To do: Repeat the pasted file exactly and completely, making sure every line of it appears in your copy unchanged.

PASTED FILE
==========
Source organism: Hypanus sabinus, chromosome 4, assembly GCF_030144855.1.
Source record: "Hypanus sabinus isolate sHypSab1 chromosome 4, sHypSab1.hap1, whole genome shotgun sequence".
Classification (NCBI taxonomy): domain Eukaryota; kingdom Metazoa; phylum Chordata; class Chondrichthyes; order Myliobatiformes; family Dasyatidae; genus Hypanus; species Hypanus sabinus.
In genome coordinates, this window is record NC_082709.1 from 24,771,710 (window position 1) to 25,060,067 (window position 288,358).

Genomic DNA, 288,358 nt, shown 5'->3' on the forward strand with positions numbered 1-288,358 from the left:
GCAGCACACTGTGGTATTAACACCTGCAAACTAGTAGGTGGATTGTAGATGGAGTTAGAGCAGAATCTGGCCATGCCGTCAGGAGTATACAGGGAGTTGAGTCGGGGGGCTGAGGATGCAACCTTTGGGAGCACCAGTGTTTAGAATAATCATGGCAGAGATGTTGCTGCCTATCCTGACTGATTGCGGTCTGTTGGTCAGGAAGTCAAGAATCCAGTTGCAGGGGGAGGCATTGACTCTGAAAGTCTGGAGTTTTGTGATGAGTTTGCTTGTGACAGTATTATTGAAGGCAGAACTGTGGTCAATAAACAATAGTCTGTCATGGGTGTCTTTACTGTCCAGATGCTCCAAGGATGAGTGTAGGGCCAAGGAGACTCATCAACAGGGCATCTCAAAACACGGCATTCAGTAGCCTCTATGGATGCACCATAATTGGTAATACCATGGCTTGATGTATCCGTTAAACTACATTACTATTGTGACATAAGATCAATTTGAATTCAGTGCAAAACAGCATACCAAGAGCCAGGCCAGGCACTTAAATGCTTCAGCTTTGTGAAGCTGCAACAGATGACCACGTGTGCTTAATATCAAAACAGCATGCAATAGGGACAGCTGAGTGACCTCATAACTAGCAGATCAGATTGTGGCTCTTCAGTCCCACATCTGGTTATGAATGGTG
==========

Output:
Source organism: Hypanus sabinus, chromosome 4, assembly GCF_030144855.1.
Source record: "Hypanus sabinus isolate sHypSab1 chromosome 4, sHypSab1.hap1, whole genome shotgun sequence".
Classification (NCBI taxonomy): domain Eukaryota; kingdom Metazoa; phylum Chordata; class Chondrichthyes; order Myliobatiformes; family Dasyatidae; genus Hypanus; species Hypanus sabinus.
In genome coordinates, this window is record NC_082709.1 from 24,771,710 (window position 1) to 25,060,067 (window position 288,358).

Genomic DNA, 288,358 nt, shown 5'->3' on the forward strand with positions numbered 1-288,358 from the left:
GCAGCACACTGTGGTATTAACACCTGCAAACTAGTAGGTGGATTGTAGATGGAGTTAGAGCAGAATCTGGCCATGCCGTCAGGAGTATACAGGGAGTTGAGTCGGGGGGCTGAGGATGCAACCTTTGGGAGCACCAGTGTTTAGAATAATCATGGCAGAGATGTTGCTGCCTATCCTGACTGATTGCGGTCTGTTGGTCAGGAAGTCAAGAATCCAGTTGCAGGGGGAGGCATTGACTCTGAAAGTCTGGAGTTTTGTGATGAGTTTGCTTGTGACAGTATTATTGAAGGCAGAACTGTGGTCAATAAACAATAGTCTGTCATGGGTGTCTTTACTGTCCAGATGCTCCAAGGATGAGTGTAGGGCCAAGGAGACTCATCAACAGGGCATCTCAAAACACGGCATTCAGTAGCCTCTATGGATGCACCATAATTGGTAATACCATGGCTTGATGTATCCGTTAAACTACATTACTATTGTGACATAAGATCAATTTGAATTCAGTGCAAAACAGCATACCAAGAGCCAGGCCAGGCACTTAAATGCTTCAGCTTTGTGAAGCTGCAACAGATGACCACGTGTGCTTAATATCAAAACAGCATGCAATAGGGACAGCTGAGTGACCTCATAACTAGCAGATCAGATTGTGGCTCTTCAGTCCCACATCTGGTTATGAATGGTG